"Deathblow" for the nuclear pact?: Iran is turning the nuclear escalation screw

The dispute with Iran over its nuclear program continues to escalate, and Tehran is dismantling surveillance cameras in nuclear facilities.

"Deathblow" for the nuclear pact?: Iran is turning the nuclear escalation screw

The dispute with Iran over its nuclear program continues to escalate, and Tehran is dismantling surveillance cameras in nuclear facilities. IAEA boss Grossi reacted with unusually sharp words. He warns of a "death blow" for the 2015 nuclear pact because of the "very tense situation."

According to a resolution by the International Atomic Energy Agency (IAEA), Iran has significantly increased the tension in the conflict over its nuclear program. Dismantling of 27 International Atomic Energy Agency (IAEA) surveillance cameras in several nuclear facilities began today, Thursday, as announced by IAEA boss Rafael Grossi in Vienna. Tehran also announced the operation of more centrifuges to enrich uranium.

The IAEA Board of Governors called on Iran on Wednesday to cooperate fully with the agency's inspectors. Of the 35 countries on the body, only China and Russia voted against, according to diplomats. On Thursday, the foreign ministry in Tehran described the resolution as "hasty" and "unbalanced".

"We are in a very tense situation," said the IAEA boss. The international negotiations to save the nuclear deal with Iran are at a standstill, and there has been no progress in clarifying open questions about the Iranian nuclear program. After removing the 27 cameras, just over 40 similar IAEA devices would remain in operation in the country. Tehran creates "less transparency, more doubts and greater uncertainty". Grossi warned at a press conference that if this step is not reversed within three to four weeks, it would be "a deathblow" for the 2015 nuclear agreement, which provided for the restriction of Iran's nuclear program and the lifting of Western sanctions.

The IAEA had previously warned that Iran only needed a few weeks to produce enough starting material for a nuclear bomb. Tehran has repeatedly emphasized that nuclear technology should only be used for peaceful purposes. Enriched uranium is used, among other things, as a fuel in nuclear reactors. Iran has currently enriched 43 kilograms of uranium to a purity of 60 percent. A level of about 90 percent is required for nuclear weapons.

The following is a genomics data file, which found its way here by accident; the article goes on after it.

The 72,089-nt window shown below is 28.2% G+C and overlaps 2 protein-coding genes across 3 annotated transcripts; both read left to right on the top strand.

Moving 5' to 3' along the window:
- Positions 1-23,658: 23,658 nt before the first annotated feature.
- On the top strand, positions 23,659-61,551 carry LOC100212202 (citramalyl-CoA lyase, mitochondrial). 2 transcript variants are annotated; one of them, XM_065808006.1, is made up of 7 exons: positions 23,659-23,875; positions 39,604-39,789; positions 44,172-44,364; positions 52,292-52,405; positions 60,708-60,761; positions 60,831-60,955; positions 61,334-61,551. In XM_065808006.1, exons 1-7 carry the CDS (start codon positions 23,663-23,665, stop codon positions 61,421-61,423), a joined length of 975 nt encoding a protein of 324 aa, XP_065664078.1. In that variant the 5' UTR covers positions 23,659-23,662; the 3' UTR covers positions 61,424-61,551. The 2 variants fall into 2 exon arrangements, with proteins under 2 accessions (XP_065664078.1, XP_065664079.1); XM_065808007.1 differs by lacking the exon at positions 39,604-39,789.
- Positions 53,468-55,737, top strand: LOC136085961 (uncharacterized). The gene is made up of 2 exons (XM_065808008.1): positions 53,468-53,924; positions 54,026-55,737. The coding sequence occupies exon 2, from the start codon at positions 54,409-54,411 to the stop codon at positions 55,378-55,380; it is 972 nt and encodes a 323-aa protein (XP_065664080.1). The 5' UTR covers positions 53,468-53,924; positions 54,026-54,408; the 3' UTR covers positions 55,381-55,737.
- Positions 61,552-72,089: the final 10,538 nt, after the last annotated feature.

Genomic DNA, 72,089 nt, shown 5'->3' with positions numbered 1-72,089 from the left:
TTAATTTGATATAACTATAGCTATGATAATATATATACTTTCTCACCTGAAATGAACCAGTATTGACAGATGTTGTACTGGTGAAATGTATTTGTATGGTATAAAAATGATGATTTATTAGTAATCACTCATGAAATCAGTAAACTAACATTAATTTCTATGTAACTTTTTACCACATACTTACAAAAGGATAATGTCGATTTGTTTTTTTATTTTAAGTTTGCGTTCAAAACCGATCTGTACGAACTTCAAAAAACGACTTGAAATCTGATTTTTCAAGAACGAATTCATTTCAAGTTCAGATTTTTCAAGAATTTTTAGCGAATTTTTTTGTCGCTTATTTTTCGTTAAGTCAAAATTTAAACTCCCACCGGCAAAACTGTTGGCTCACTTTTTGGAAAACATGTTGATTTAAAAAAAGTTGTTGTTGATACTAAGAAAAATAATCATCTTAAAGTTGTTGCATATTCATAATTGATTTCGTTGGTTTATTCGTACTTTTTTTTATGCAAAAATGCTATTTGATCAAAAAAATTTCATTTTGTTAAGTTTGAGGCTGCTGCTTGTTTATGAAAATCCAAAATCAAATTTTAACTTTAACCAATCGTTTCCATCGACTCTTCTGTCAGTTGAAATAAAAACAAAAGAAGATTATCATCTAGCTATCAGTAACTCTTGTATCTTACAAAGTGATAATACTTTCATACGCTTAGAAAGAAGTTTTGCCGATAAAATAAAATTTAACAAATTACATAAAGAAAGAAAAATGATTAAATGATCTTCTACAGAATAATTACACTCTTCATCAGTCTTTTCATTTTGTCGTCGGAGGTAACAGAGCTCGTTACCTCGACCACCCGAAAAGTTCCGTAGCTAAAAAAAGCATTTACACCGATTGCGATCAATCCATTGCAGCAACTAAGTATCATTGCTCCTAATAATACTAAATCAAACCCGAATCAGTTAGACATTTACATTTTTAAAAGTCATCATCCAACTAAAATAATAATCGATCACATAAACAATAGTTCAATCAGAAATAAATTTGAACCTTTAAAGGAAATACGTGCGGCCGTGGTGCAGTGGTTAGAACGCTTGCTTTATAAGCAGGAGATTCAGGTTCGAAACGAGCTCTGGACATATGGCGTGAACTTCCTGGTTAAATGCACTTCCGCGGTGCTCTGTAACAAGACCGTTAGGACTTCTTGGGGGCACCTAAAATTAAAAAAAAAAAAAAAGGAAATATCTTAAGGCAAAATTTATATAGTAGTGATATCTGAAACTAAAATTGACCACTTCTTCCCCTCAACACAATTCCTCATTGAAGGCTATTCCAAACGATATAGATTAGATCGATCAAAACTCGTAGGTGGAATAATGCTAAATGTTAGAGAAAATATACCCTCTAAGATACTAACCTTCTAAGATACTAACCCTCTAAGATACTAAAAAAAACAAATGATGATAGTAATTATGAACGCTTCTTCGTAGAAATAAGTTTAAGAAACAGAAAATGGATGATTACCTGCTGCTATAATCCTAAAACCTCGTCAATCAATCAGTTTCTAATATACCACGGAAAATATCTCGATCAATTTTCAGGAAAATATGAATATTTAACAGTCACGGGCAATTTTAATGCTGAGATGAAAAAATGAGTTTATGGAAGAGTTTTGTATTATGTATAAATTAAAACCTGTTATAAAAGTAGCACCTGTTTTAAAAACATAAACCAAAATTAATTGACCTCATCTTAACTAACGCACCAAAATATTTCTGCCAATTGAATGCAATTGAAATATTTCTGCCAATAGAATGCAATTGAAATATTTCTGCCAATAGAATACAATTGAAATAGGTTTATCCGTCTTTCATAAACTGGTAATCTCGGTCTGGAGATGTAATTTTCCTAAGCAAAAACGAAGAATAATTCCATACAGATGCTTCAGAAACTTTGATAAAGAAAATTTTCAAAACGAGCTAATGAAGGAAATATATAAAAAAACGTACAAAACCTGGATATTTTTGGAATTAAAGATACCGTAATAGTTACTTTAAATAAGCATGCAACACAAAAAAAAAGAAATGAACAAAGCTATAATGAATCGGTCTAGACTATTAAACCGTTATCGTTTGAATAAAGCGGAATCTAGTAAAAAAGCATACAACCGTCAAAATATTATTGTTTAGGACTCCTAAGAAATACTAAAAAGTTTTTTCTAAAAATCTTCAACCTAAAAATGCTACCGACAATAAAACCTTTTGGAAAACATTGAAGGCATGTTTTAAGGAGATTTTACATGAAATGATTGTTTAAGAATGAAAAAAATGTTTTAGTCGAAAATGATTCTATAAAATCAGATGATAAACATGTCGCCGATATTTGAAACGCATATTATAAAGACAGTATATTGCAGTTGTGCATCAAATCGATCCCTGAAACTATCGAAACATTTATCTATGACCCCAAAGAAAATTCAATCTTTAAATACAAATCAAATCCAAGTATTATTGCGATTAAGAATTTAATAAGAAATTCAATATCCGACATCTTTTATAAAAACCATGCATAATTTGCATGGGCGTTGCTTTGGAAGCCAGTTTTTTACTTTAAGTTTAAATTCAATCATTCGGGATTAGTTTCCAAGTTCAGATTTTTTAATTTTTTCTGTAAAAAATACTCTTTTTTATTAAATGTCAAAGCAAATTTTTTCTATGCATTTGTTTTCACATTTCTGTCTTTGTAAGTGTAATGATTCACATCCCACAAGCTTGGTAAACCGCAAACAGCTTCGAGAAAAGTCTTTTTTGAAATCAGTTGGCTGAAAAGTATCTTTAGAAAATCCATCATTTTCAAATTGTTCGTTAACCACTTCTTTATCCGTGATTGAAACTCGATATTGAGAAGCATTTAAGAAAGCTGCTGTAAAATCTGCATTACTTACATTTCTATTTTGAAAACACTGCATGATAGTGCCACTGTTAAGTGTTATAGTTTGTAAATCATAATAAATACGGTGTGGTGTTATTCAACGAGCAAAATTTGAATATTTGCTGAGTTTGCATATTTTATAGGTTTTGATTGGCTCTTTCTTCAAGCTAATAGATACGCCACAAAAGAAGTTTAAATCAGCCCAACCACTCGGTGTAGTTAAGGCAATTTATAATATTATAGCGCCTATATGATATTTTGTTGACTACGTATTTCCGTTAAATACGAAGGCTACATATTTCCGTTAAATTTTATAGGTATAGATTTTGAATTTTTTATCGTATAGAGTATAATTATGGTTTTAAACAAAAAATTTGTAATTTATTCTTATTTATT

The Iranian nuclear program was negotiated in Vienna for months, also with German participation. However, diplomacy to save the 2015 deal is stuck. The renewed restriction of the nuclear program has almost been negotiated. But Tehran is demanding that US sanctions against the politically and economically influential Iranian Revolutionary Guards be lifted and that former US President Donald Trump's classification as a terrorist group be reversed. However, Washington wants to continue to put pressure on these entities, which are involved in various conflicts such as in Syria, Iraq and Yemen.

US Secretary of State Antony Blinken said the United States remains committed to a mutual return to full implementation of the 2015 accord. However, the negotiations could only be concluded if Iran dropped its additional demands that had nothing to do with the agreement. Blinken pointed out that the resolution is about Tehran's obligations under the NPT, not the 2015 agreement. "Iran must work with the IAEA and provide technically credible information in response to the IAEA's questions."

Iran's nemesis Israel welcomed the IAEA resolution. "Iran has shown once again that it threatens both regional and world peace," Defense Secretary Benny Gantz said. Russian President Vladimir Putin and Iranian President Ebrahim Raisi also spoke on the phone on Wednesday. Cooperation between independent states could neutralize the "illegal pressure" from the West, the presidential office in Tehran said afterwards.

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